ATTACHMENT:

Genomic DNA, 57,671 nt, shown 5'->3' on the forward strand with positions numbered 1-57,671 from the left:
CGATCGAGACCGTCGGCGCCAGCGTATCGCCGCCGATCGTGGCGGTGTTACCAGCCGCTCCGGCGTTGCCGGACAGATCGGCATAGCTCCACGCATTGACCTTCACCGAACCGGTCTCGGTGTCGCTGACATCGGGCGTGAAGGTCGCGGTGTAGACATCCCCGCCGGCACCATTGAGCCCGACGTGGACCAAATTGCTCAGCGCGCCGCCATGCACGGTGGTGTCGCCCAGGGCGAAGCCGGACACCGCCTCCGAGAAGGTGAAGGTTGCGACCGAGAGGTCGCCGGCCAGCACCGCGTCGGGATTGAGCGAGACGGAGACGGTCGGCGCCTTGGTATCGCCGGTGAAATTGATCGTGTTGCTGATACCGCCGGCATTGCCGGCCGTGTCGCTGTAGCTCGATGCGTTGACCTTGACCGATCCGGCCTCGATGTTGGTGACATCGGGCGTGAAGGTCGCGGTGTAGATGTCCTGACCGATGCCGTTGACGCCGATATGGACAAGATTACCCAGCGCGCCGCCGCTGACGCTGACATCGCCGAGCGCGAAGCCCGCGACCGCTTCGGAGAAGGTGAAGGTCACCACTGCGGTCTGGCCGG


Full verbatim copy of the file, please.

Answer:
Genomic DNA, 57,671 nt, shown 5'->3' on the forward strand with positions numbered 1-57,671 from the left:
CGATCGAGACCGTCGGCGCCAGCGTATCGCCGCCGATCGTGGCGGTGTTACCAGCCGCTCCGGCGTTGCCGGACAGATCGGCATAGCTCCACGCATTGACCTTCACCGAACCGGTCTCGGTGTCGCTGACATCGGGCGTGAAGGTCGCGGTGTAGACATCCCCGCCGGCACCATTGAGCCCGACGTGGACCAAATTGCTCAGCGCGCCGCCATGCACGGTGGTGTCGCCCAGGGCGAAGCCGGACACCGCCTCCGAGAAGGTGAAGGTTGCGACCGAGAGGTCGCCGGCCAGCACCGCGTCGGGATTGAGCGAGACGGAGACGGTCGGCGCCTTGGTATCGCCGGTGAAATTGATCGTGTTGCTGATACCGCCGGCATTGCCGGCCGTGTCGCTGTAGCTCGATGCGTTGACCTTGACCGATCCGGCCTCGATGTTGGTGACATCGGGCGTGAAGGTCGCGGTGTAGATGTCCTGACCGATGCCGTTGACGCCGATATGGACAAGATTACCCAGCGCGCCGCCGCTGACGCTGACATCGCCGAGCGCGAAGCCCGCGACCGCTTCGGAGAAGGTGAAGGTCACCACTGCGGTCTGGCCGG